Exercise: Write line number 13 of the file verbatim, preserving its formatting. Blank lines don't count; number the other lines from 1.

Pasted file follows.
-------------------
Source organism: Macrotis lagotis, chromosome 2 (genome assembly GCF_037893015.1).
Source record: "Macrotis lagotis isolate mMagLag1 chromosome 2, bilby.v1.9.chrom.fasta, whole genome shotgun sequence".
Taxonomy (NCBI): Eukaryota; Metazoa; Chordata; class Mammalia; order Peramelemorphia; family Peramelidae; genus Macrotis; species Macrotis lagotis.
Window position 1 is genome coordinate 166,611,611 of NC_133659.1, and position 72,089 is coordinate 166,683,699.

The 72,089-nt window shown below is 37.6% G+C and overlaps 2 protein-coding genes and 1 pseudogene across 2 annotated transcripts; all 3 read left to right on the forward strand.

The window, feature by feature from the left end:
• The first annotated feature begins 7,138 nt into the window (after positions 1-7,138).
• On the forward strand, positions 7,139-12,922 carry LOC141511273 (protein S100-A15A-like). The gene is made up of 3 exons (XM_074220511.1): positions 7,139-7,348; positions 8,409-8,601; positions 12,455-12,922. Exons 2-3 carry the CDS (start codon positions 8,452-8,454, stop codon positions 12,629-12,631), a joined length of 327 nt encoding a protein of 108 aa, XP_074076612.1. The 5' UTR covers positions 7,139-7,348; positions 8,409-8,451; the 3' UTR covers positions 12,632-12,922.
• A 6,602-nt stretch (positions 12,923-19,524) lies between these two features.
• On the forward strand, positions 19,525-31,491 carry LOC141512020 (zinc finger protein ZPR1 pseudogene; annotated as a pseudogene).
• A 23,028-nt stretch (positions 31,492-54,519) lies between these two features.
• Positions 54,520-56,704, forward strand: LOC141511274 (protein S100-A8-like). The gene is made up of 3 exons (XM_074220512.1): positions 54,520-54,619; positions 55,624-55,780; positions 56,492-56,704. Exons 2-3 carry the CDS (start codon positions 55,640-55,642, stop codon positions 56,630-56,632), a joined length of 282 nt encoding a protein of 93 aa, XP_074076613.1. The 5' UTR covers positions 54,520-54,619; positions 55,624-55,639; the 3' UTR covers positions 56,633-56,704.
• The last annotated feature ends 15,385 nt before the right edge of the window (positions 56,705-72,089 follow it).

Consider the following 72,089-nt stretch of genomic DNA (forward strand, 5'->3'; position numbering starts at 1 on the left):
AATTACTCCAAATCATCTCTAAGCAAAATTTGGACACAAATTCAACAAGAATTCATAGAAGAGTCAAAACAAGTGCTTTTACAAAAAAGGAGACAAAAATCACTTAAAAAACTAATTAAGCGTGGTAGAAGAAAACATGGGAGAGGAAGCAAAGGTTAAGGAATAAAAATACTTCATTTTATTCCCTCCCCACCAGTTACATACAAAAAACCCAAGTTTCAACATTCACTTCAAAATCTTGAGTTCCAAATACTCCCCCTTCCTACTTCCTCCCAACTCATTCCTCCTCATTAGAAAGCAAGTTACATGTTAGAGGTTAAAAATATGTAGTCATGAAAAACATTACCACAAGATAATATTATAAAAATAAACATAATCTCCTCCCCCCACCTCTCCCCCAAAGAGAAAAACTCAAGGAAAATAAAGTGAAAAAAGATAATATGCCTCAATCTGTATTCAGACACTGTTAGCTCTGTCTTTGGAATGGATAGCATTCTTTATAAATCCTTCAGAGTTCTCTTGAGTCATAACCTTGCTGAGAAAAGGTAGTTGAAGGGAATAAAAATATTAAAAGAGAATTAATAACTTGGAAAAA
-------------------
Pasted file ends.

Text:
• The last annotated feature ends 15,385 nt before the right edge of the window (positions 56,705-72,089 follow it).